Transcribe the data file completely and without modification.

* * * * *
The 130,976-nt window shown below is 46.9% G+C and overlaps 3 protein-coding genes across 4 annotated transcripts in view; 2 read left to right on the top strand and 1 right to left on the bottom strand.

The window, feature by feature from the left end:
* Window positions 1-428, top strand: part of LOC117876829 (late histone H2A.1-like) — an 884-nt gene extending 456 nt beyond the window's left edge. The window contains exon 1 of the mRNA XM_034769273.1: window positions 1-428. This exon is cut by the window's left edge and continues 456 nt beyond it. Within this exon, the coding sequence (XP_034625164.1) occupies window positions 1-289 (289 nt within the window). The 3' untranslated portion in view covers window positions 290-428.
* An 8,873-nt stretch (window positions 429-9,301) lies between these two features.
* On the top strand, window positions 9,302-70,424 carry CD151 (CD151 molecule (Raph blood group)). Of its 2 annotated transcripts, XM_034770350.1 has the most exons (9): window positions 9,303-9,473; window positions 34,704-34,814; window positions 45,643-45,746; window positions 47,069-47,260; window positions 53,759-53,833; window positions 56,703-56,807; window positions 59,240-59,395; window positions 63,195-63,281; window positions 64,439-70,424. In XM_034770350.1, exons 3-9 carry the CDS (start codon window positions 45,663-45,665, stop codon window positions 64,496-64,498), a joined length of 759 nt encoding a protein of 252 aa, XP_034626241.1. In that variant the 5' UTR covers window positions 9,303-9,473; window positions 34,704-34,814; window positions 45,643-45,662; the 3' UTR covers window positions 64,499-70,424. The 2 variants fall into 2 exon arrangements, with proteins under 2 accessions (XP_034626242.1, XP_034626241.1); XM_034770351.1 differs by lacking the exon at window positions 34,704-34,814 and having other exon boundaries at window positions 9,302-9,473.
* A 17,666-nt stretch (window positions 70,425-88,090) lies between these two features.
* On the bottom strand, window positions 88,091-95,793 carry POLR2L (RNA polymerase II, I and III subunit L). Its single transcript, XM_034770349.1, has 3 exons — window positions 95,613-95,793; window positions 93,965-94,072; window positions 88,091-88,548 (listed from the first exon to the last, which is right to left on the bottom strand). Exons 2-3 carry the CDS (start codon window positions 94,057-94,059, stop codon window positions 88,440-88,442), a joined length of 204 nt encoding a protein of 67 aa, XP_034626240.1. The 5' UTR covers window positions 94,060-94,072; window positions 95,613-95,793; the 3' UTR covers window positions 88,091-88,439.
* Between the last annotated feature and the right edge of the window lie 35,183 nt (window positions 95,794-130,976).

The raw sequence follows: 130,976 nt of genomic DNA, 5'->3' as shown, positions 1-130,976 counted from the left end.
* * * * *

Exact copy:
The 130,976-nt window shown below is 46.9% G+C and overlaps 3 protein-coding genes across 4 annotated transcripts in view; 2 read left to right on the top strand and 1 right to left on the bottom strand.

The window, feature by feature from the left end:
* Window positions 1-428, top strand: part of LOC117876829 (late histone H2A.1-like) — an 884-nt gene extending 456 nt beyond the window's left edge. The window contains exon 1 of the mRNA XM_034769273.1: window positions 1-428. This exon is cut by the window's left edge and continues 456 nt beyond it. Within this exon, the coding sequence (XP_034625164.1) occupies window positions 1-289 (289 nt within the window). The 3' untranslated portion in view covers window positions 290-428.
* An 8,873-nt stretch (window positions 429-9,301) lies between these two features.
* On the top strand, window positions 9,302-70,424 carry CD151 (CD151 molecule (Raph blood group)). Of its 2 annotated transcripts, XM_034770350.1 has the most exons (9): window positions 9,303-9,473; window positions 34,704-34,814; window positions 45,643-45,746; window positions 47,069-47,260; window positions 53,759-53,833; window positions 56,703-56,807; window positions 59,240-59,395; window positions 63,195-63,281; window positions 64,439-70,424. In XM_034770350.1, exons 3-9 carry the CDS (start codon window positions 45,663-45,665, stop codon window positions 64,496-64,498), a joined length of 759 nt encoding a protein of 252 aa, XP_034626241.1. In that variant the 5' UTR covers window positions 9,303-9,473; window positions 34,704-34,814; window positions 45,643-45,662; the 3' UTR covers window positions 64,499-70,424. The 2 variants fall into 2 exon arrangements, with proteins under 2 accessions (XP_034626242.1, XP_034626241.1); XM_034770351.1 differs by lacking the exon at window positions 34,704-34,814 and having other exon boundaries at window positions 9,302-9,473.
* A 17,666-nt stretch (window positions 70,425-88,090) lies between these two features.
* On the bottom strand, window positions 88,091-95,793 carry POLR2L (RNA polymerase II, I and III subunit L). Its single transcript, XM_034770349.1, has 3 exons — window positions 95,613-95,793; window positions 93,965-94,072; window positions 88,091-88,548 (listed from the first exon to the last, which is right to left on the bottom strand). Exons 2-3 carry the CDS (start codon window positions 94,057-94,059, stop codon window positions 88,440-88,442), a joined length of 204 nt encoding a protein of 67 aa, XP_034626240.1. The 5' UTR covers window positions 94,060-94,072; window positions 95,613-95,793; the 3' UTR covers window positions 88,091-88,439.
* Between the last annotated feature and the right edge of the window lie 35,183 nt (window positions 95,794-130,976).

The raw sequence follows: 130,976 nt of genomic DNA, 5'->3' as shown, positions 1-130,976 counted from the left end.